The British Society for Haematology’s guidelines on "The diagnosis, investigation and management of chronic lymphocytic leukaemia" (Oscier et al, 2012) states that "live vaccines such as polio, herpes zoster, and yellow fever should be avoided".

Zhang et al (2012) stated that methotrexate (MTX) has become the foundation disease-modifying anti-rheumatic drug (DMARD) for rheumatoid arthritis (RA).  However, concern exists regarding its possible association with infectious complications including VZV and HZ.  Furthermore, no consensus exists regarding pre-MTX VZV screening or the use of VZV vaccine.  These researchers undertook systematic literature review (SLR) investigating the relationship between the use of MTX in patients with RA and VZV and HZ infection.  Additionally, the European Centre for Disease Prevention and Control, HPA, the CDC, Rheumatology societies and WHO web sites and publications were consulted.  A total of 35 studies fulfilled the inclusion criteria comprising 29 observational studies and 6 case reports.  The case reports and 13 observation studies considered the association between MTX and HZ.  Three of the observational studies reported a positive association although in 5 cases, patients were concurrently treated with prednisolone.  Five studies concluded that there was no association between HZ and MTX.  Three studies comparing the infection rates of MTX with other RA therapies found that MTX did not result in higher HZ infection rates.  Three studies examining the association between HZ and MTX treatment duration failed to show a link.  The authors concluded that no evidence exists to support an association between MTX and VZV infection in RA patients and the data regarding the role of MTX in HZ development is conflicting.  The role of pre-MTX VZV screening is controversial and, as it may delay initiation of RA treatment, these investigators suggested against VZV screening in this context.

Guthridge et al (2013) noted that patients with systemic lupus erythematosus (SLE) are at increased risk of HZ.  Although Zostavax has been approved by the FDA, its use in immunocompromised individuals remains controversial because it is a live-attenuated virus vaccine.  In a pilot study, these researchers examined the immunogenicity of Zostavax in patients with SLE.  A total of 10 patients with SLE and 10 control subjects aged 50 years or older participated in this open-label vaccination study.  All were sero-positive for VZV.  Patients with SLE were excluded for SLE Disease Activity Index (SLEDAI) greater than 4, or use of mycophenolate mofetil, cyclophosphamide, biologics, or greater than 10 mg prednisone daily.  Follow-up visits occurred at 2, 6, and 12 weeks.  Clinical outcomes included the development of adverse events, particularly HZ or vesicular lesions, and SLE flare.  Immunogenicity was assessed with VZV-specific interferon-gamma-producing enzyme-linked immunospot (ELISPOT) assays and with antibody concentrations.  All subjects were women.  Patients with SLE were slightly older than controls (60.5 versus 55.3 years, p < 0.05).  Median baseline SLEDAI was 0 (range of 0 to 2) for patients with SLE.  No episodes of HZ, vesicular rash, serious adverse events, or SLE flares occurred.  Three injection site reactions occurred in each group: mild erythema or tenderness.  The proportion of subjects with a greater than 50 % increase in ELISPOT results following vaccination was comparable between both groups, although absolute SLE responses were lower than controls.  Antibody titers increased only among controls following vaccination (p < 0.05).  The authors concluded that HZ vaccination yielded a measurable immune response in this cohort of patients with mild SLE taking mild-moderate immunosuppressive medications; no herpetiform lesions or SLE flares were seen in this small cohort of patients.  This was a pilot study testing the immunogenicity of Zostavax in SLE patients; the clinical value of Zostavax in these patients needs to be further-evaluated in well-designed studies.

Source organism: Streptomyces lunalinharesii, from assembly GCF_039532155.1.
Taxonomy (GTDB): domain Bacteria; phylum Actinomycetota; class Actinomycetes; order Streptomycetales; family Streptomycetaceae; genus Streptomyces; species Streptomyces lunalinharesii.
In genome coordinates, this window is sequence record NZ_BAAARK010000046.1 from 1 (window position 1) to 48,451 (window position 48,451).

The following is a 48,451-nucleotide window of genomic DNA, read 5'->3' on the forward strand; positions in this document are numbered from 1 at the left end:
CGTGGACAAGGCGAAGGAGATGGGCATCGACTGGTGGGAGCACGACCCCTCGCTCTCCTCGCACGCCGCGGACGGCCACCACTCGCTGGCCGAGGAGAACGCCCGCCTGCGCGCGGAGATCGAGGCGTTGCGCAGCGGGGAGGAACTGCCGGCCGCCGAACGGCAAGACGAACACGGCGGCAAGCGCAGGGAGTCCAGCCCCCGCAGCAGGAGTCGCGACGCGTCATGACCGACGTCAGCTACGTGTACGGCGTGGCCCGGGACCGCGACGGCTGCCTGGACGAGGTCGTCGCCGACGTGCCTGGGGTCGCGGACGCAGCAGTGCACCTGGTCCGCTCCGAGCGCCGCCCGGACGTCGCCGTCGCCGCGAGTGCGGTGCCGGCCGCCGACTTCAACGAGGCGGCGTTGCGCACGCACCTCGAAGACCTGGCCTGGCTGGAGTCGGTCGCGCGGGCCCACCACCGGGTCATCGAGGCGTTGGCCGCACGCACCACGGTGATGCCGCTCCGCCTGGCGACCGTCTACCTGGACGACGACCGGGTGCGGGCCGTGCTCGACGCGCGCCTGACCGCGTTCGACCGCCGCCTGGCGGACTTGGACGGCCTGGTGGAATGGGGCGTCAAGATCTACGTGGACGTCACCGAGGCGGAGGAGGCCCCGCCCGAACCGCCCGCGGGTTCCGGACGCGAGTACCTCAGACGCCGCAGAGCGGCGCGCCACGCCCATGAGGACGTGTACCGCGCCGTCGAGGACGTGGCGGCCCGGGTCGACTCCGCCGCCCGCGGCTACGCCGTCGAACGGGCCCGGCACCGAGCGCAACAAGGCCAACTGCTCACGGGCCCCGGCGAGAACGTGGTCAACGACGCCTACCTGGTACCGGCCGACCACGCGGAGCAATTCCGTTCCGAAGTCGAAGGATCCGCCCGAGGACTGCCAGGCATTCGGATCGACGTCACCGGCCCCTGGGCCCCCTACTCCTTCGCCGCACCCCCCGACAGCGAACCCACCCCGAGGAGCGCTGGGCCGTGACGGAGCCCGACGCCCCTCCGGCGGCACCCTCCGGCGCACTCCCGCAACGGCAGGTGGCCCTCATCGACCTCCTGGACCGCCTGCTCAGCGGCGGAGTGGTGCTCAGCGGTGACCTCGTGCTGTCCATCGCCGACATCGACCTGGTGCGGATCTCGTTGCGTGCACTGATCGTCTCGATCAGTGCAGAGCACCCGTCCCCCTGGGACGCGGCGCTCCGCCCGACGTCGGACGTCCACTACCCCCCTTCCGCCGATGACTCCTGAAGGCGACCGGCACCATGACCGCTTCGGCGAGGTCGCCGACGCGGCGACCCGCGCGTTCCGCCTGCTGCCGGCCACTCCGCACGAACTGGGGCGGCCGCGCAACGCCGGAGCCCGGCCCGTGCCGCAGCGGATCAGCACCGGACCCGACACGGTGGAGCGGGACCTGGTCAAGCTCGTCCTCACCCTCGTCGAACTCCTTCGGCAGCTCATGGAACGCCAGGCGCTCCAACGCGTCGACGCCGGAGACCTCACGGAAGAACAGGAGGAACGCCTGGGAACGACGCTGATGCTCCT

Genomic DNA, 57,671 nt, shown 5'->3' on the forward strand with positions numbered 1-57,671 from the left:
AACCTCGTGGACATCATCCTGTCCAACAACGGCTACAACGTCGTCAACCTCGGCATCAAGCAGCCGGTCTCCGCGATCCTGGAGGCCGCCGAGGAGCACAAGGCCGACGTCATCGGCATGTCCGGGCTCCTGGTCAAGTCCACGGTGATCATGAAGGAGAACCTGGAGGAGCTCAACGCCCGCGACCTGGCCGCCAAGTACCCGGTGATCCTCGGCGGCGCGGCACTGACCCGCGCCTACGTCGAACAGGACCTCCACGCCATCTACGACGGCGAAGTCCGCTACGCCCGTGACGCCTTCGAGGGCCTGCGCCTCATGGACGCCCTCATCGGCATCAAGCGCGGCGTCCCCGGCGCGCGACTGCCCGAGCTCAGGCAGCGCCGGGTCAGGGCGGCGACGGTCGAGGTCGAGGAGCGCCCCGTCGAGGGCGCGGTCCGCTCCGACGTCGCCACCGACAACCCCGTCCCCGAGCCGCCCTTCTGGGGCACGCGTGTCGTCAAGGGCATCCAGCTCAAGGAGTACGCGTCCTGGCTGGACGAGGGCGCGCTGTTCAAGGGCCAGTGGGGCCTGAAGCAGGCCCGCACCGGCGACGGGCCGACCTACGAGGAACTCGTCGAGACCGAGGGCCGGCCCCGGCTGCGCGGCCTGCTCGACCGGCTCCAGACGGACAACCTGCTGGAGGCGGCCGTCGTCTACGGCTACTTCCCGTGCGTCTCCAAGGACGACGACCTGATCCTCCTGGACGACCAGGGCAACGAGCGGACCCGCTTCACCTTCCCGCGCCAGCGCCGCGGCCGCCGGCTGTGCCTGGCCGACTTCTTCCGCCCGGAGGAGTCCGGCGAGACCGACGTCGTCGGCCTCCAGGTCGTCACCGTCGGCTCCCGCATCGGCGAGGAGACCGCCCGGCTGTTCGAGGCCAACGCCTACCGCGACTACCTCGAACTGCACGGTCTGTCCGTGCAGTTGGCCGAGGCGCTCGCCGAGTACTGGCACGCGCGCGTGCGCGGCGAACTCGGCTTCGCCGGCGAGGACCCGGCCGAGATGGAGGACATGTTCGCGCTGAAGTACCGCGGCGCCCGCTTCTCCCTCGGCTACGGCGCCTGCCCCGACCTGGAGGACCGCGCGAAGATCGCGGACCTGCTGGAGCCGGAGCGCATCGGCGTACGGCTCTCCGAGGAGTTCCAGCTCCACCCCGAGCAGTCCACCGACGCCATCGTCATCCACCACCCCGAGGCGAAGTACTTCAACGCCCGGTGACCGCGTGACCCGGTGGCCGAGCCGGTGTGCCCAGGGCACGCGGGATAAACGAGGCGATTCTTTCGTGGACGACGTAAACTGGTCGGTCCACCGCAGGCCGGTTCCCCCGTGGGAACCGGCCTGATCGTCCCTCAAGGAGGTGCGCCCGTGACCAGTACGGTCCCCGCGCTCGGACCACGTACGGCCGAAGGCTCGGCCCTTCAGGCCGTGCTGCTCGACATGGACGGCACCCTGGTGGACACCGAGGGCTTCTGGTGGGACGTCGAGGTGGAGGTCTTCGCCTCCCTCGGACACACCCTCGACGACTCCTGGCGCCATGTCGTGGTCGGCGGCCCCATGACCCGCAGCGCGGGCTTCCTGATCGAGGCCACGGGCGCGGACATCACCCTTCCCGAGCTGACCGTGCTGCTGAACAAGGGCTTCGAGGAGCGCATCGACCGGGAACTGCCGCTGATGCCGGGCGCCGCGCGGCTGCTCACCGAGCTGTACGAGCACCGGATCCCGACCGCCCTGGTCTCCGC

Son et al (2010) assessed the effectiveness of varicella virus in clinically stable HIV-infected children.  The investigators assessed its effectiveness by reviewing the medical records of closely monitored HIV-infected children, including those receiving highly active antiretroviral therapy (HAART) between 1989 and 2007, noting both varicella immunization and development of varicella or herpes zoster. Effectiveness was calculated by subtracting from 1 the rate ratios for the incidence rates of varicella or herpes zoster in vaccinated versus unvaccinated children. The results showed the effectiveness of the vaccine was 82% (95% confidence interval [CI], 24%-99%; P = .01) against varicella and was 100% (95% CI, 67%-100%; P < .001) against herpes zoster. The authors further noted that when the analysis was controlled for receipt of HAART, vaccination remained highly protective against herpes zoster.